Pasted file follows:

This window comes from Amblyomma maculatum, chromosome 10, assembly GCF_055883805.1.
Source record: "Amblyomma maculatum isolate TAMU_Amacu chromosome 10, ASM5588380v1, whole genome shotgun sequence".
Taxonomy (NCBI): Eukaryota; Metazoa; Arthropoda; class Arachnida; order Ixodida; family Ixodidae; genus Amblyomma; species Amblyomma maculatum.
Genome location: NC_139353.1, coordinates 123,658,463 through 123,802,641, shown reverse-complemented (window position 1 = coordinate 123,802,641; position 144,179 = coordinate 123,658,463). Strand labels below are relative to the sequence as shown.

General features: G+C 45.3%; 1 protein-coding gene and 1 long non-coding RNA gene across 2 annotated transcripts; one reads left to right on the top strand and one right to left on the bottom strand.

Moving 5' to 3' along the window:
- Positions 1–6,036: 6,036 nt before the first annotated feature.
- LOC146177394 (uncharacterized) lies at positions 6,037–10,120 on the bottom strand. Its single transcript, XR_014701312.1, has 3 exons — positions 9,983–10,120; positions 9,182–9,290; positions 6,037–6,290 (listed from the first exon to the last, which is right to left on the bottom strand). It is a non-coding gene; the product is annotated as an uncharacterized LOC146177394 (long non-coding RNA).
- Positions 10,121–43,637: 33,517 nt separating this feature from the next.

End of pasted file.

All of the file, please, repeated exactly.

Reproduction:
This window comes from Amblyomma maculatum, chromosome 10, assembly GCF_055883805.1.
Source record: "Amblyomma maculatum isolate TAMU_Amacu chromosome 10, ASM5588380v1, whole genome shotgun sequence".
Taxonomy (NCBI): Eukaryota; Metazoa; Arthropoda; class Arachnida; order Ixodida; family Ixodidae; genus Amblyomma; species Amblyomma maculatum.
Genome location: NC_139353.1, coordinates 123,658,463 through 123,802,641, shown reverse-complemented (window position 1 = coordinate 123,802,641; position 144,179 = coordinate 123,658,463). Strand labels below are relative to the sequence as shown.

General features: G+C 45.3%; 1 protein-coding gene and 1 long non-coding RNA gene across 2 annotated transcripts; one reads left to right on the top strand and one right to left on the bottom strand.

Moving 5' to 3' along the window:
- Positions 1–6,036: 6,036 nt before the first annotated feature.
- LOC146177394 (uncharacterized) lies at positions 6,037–10,120 on the bottom strand. Its single transcript, XR_014701312.1, has 3 exons — positions 9,983–10,120; positions 9,182–9,290; positions 6,037–6,290 (listed from the first exon to the last, which is right to left on the bottom strand). It is a non-coding gene; the product is annotated as an uncharacterized LOC146177394 (long non-coding RNA).
- Positions 10,121–43,637: 33,517 nt separating this feature from the next.